Stop being permissive with ourselves about money. No, we don’t “deserve” this or that if it’s outside of our means. There’s a difference between a little treat here and there and regularly blowing our budget on little (or large) luxuries.
Re-imagine vacation. There’s this idea that we deserve a vacation every year. Yes, time off is essential, but we don’t want to borrow from tomorrow’s peace of mind by going somewhere we can’t afford today. Our vacation can be a “staycation,” which is one where we stay home but take day-trips to enjoyable destinations. Another option could be camping or having a weekend trip rather than a full week. We need to remind ourselves that an expensive vacation that we can’t afford now—and that leaves us feeling stressed later—completely takes away from the point of a vacation.
Save more than we spend. When we have “extra” money in our budget, we can learn to save more of it than we spend. This can be so tough, but I know in my life it has been essential to have emergency savings to fall back on when hard times hit. That peace of mind comes at the cost of making a sacrifice here or there to make sure that there’s something to put into that emergency fund.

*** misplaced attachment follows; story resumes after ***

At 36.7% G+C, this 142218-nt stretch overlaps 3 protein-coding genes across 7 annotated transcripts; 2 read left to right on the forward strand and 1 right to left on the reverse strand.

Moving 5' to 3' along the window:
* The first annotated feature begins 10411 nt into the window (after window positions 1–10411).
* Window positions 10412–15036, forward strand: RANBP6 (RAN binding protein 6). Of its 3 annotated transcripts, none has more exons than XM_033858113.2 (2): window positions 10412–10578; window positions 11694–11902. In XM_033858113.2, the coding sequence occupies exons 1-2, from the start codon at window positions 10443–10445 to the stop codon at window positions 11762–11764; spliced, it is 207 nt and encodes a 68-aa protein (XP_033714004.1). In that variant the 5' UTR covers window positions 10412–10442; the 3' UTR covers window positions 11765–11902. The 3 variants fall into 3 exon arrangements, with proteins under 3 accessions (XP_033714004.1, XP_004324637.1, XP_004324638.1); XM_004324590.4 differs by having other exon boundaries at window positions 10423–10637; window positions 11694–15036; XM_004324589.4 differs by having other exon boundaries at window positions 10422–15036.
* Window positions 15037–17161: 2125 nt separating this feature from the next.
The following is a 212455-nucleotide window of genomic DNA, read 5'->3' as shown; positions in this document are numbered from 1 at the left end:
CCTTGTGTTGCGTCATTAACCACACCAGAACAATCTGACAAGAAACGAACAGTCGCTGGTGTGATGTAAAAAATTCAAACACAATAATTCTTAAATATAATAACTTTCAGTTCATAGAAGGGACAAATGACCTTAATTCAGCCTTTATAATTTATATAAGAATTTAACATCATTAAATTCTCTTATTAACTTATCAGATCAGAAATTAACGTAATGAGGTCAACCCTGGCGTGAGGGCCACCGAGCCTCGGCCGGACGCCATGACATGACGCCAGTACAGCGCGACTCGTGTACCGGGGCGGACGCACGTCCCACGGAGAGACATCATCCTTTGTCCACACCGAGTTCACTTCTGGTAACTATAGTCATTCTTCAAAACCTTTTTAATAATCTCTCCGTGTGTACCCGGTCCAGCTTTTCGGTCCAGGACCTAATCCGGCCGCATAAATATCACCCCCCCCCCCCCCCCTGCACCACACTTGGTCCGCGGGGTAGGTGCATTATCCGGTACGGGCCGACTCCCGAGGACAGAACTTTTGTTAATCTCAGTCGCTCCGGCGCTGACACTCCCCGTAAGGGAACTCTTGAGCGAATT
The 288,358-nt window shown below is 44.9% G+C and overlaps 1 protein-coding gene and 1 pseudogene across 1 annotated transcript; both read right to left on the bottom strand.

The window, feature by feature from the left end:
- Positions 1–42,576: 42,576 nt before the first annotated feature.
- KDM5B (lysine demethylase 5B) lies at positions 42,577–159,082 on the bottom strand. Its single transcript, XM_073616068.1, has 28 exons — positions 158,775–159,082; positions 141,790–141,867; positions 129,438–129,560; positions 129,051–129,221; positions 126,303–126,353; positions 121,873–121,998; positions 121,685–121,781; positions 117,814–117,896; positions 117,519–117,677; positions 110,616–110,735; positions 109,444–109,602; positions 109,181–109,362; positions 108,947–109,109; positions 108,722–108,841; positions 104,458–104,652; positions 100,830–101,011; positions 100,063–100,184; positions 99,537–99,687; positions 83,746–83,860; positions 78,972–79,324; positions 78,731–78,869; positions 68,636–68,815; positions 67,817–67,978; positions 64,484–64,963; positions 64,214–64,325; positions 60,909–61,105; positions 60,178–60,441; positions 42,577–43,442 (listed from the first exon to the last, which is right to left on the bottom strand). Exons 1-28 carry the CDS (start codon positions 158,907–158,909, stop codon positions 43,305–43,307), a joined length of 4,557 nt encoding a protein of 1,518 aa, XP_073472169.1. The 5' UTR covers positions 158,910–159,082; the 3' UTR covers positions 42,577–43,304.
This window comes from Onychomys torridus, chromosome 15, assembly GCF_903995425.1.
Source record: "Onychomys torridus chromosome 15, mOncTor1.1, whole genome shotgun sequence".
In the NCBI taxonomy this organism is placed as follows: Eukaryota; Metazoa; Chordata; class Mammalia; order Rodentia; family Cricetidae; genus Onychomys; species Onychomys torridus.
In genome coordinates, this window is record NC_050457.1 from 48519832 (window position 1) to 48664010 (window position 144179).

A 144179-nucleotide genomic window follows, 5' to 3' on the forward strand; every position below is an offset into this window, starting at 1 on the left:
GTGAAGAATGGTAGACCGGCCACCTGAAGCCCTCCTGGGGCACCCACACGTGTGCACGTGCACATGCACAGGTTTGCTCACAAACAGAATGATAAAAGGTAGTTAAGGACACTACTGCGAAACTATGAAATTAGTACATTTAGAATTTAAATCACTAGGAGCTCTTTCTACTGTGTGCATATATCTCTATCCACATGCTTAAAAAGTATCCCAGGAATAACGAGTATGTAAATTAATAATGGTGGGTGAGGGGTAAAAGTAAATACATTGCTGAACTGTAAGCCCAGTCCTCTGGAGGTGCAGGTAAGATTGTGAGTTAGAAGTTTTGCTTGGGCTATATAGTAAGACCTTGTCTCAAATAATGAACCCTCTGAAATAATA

Give up coffee or other small luxuries. Save that money instead. Instead of going out for ice cream as a family, we can get ice cream from the grocery store to share and put the rest of the money we would have spent in savings. Every little bit counts, and it’s more of a lifestyle change than penny-pinching.
Get comfortable with the word “used.” There’s nothing wrong with buying used clothes or other goods. We can purchase used cars or books or furniture or even learn to upcycle something old and make it new. We can stop defining ourselves by other people’s standards and learn to live comfortably within whatever means we have available.
Put your tax return away. Put your tax return into a savings account or make purchases that will help you save money down the road. Energy efficient appliances or green energy options are a great way to yield a return on our money in energy savings. We can also spend a little to grow our own vegetable gardens. We can be creative with our spending and then save as much of the rest as we can.
Prioritize our “extras” and work them into our budget. I pay for a Birchbox subscription simply because I appreciate having a little indulgence each month. It only costs ten dollars.
Other extras that may be a priority could include a gym membership to stay fit or a meal planning service that helps make things easier for families with working parents. I’m not saying we shouldn’t have luxuries, but we should use common sense to figure out which ones we can do without.